Given a third chance to resurrect his third career, Bolton made drastic changes. He decided to stop trying to be Lou Gramm of Foreigner and decided that he really wanted to be -- Otis Redding? Well, that's what you'd think from his note-for-note copy of Redding's "(Sittin' on) The Dock of the Bay," awhich brought him close to the Top Ten. Even more notable, though, was "That's What Love Is All About," an original ballad cowritten by Eric ("Love Has No Pride") Kaz that repositioned Bolton from heavy-metal hunk to tough guy with a tender heart. There had been prior hints that Bolton could sell a big ballad, but they were always buried album tracks. This time, the ballad was issued as a single in advance of the album, and it did the trick. For the rest, Bolton employed a new set of collaborators, including members of Journey and pop songwriting queen Diane Warren. The result was platinum sales and a firm place in the middle of the road.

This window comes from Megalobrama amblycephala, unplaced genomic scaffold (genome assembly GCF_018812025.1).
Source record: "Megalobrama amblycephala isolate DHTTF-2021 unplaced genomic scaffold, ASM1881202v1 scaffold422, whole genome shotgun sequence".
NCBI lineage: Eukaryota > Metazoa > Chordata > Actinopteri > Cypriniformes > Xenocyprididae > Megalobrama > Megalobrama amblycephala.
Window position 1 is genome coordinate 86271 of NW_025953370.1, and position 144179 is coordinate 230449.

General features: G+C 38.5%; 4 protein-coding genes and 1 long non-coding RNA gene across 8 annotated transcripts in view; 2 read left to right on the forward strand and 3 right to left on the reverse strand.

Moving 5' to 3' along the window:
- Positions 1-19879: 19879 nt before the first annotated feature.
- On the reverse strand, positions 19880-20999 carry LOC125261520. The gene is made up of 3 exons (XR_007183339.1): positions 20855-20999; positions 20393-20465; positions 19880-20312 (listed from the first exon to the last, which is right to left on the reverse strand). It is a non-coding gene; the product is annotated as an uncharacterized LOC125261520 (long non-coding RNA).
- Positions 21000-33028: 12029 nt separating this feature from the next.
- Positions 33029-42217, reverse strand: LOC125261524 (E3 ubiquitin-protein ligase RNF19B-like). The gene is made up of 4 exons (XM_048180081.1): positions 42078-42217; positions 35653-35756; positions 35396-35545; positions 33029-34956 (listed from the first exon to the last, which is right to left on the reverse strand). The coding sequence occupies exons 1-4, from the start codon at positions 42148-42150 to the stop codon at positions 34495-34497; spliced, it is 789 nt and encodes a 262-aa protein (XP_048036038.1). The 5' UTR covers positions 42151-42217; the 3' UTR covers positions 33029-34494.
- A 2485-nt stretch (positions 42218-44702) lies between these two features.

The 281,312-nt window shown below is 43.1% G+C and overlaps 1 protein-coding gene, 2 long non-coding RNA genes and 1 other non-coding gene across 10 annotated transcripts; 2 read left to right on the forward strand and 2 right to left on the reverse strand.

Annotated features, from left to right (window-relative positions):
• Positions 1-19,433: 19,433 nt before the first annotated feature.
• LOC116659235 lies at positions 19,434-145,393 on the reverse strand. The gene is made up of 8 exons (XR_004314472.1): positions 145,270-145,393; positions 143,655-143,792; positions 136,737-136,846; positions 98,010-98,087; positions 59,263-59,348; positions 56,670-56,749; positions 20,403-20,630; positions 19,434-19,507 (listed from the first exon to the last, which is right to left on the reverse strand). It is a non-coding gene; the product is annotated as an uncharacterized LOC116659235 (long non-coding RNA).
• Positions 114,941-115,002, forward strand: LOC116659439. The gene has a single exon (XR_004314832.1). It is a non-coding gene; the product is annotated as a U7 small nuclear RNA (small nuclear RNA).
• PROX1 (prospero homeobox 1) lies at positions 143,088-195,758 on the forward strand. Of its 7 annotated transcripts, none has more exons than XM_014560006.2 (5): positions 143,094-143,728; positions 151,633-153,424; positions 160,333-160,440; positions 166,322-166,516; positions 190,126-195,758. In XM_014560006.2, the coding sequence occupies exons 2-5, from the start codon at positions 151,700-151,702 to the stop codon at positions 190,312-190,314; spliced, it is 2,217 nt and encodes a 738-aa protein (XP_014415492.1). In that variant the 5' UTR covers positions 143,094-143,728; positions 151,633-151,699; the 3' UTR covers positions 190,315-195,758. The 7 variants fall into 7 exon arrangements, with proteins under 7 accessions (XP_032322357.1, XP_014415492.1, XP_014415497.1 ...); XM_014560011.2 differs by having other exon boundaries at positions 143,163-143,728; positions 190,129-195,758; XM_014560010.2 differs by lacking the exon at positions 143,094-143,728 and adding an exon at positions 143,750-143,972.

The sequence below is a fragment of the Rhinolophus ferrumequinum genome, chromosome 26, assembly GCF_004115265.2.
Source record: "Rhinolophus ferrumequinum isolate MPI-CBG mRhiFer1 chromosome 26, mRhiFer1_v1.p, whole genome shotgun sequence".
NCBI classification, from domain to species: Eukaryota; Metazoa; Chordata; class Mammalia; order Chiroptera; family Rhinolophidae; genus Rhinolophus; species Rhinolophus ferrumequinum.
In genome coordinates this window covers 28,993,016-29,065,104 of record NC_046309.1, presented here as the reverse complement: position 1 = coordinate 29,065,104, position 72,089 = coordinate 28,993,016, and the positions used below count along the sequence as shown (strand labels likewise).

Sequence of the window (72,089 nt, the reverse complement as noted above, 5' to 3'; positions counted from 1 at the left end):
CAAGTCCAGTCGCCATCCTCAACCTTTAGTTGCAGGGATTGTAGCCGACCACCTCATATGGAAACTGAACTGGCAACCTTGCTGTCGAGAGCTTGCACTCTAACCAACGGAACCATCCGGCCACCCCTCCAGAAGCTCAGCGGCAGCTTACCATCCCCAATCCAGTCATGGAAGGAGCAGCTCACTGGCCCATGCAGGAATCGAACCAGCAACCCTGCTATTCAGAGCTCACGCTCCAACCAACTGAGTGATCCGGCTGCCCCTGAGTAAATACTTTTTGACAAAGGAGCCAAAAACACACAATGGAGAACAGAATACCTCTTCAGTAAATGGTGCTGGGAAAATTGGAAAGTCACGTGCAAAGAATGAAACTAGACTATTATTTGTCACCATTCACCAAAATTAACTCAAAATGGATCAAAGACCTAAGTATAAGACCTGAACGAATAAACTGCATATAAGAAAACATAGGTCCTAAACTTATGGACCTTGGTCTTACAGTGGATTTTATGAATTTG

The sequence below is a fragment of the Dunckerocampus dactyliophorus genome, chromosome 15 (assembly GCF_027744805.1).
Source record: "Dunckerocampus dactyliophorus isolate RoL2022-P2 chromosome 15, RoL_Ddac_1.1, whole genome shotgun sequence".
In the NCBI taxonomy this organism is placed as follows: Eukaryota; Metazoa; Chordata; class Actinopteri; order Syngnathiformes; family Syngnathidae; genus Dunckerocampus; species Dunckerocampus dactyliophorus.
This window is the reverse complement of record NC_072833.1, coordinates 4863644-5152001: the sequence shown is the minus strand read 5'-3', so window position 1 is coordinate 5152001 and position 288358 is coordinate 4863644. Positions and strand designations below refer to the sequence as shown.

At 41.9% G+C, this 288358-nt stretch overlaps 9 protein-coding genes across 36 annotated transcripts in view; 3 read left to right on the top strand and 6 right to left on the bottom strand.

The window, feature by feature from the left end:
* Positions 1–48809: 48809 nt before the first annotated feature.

The Hunger Review
by William Ruhlmann